We hope, through this exhibit, to introduce the San Francisco community to eight artists’ personal “descriptions” of the Filipina-American’s terrain, in all it’s complexity and multiplicity. Beyond the role of “artist” they are educators, nurses, community activists, leaders, cultural critics, motorcycle riders. Sino Ka? Ano Ka? is not a comprehensive representation of Filipina artists; nor is it only a presentation in homage to generations past. Rather, just as these women are inheritors of Filipino culture and history in the United States, they are also the new “elements” shaping the land around them, around us, creating new legacies for their Filipino heirs.
The history of Filipinos in America is oftentimes told through the eyes of the Manongs, who “came over” first, and their irrefutable efforts to make good in this new country in search of a better life for their families. This exhibition offers an-other departure point in that popular history — laying groundwork for understanding of the Filipina’s experience in America.
As powerful as this exhibit is, the somber overlay — of many Filipinas overseas as lesser-classed citizens defined by their class and gender as domestic workers and mail order brides — is a harsh reality. Although the artists were not asked to respond directly to such conditions, undercurrents of their concern may be evident in their work. Sino Ka? Ano Ka? San Francisco Babaylan is offered in the spirit of celebration, healing, and defiance — as a redefined map of the landscape, a gift of inheritance of babaylan spirit for generations to come.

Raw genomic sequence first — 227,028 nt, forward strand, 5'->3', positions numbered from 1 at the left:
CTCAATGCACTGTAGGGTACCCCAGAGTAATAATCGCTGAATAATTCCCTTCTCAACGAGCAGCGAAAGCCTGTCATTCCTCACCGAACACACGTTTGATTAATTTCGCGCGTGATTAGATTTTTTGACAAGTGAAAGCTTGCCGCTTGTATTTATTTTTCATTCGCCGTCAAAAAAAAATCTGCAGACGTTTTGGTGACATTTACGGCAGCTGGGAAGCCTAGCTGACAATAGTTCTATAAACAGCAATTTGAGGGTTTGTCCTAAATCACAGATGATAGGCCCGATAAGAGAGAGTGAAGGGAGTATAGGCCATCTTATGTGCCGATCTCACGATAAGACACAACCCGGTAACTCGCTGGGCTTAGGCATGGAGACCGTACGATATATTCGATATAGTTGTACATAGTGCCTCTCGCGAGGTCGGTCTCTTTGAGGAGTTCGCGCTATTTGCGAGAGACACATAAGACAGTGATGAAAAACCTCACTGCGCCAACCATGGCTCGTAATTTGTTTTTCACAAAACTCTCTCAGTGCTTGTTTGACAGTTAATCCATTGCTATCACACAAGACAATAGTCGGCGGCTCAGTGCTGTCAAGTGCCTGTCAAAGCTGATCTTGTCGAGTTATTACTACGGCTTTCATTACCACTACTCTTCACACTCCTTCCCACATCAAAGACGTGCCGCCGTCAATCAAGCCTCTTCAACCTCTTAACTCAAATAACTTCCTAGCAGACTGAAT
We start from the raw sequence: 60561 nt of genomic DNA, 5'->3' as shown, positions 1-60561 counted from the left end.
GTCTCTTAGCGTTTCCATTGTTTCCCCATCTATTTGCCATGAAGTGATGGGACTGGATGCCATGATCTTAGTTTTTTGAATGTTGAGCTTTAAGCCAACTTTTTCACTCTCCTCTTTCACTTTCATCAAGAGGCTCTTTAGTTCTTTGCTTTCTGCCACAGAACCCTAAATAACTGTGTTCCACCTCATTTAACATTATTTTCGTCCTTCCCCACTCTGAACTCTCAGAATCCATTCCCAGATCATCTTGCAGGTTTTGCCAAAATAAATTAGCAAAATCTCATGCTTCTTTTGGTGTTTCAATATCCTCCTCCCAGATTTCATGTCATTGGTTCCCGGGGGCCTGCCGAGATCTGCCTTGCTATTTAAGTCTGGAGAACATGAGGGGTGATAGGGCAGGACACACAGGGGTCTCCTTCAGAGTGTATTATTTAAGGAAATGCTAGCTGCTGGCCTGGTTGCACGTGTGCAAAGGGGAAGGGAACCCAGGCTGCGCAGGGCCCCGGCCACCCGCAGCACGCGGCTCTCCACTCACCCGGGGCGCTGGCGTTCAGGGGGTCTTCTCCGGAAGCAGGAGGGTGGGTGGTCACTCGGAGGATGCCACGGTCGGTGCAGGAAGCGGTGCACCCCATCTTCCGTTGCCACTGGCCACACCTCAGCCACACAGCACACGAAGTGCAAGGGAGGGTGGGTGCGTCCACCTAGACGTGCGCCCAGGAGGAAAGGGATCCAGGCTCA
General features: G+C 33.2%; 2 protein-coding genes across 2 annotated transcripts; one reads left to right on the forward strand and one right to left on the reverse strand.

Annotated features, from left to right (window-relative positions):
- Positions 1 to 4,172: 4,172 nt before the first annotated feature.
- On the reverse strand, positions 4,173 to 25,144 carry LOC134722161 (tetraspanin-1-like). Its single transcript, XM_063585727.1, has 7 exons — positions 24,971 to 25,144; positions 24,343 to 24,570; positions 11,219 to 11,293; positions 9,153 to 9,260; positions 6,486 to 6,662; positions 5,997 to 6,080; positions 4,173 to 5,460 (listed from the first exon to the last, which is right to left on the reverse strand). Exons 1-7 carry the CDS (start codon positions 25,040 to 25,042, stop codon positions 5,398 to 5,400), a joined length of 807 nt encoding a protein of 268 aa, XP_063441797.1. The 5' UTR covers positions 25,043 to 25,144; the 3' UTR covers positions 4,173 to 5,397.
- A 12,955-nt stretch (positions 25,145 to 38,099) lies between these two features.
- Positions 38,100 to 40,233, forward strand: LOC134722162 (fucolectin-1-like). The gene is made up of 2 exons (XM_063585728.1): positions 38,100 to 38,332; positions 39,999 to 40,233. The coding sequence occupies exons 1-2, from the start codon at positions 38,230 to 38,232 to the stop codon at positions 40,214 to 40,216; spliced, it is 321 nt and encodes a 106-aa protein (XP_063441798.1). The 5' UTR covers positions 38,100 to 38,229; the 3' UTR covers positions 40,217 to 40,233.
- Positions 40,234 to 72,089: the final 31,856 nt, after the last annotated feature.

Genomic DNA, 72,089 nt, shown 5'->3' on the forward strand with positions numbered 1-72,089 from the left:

N. Trisha Lagaso
East West Clay Invitational Kansas City 1999
Sino Ka? Ano Ka? San Francisco Babaylan
San Francisco State University Art Gallery 1998
Museo Ng Manila 1999
Curated by Trisha Lagaso and Carlos Villa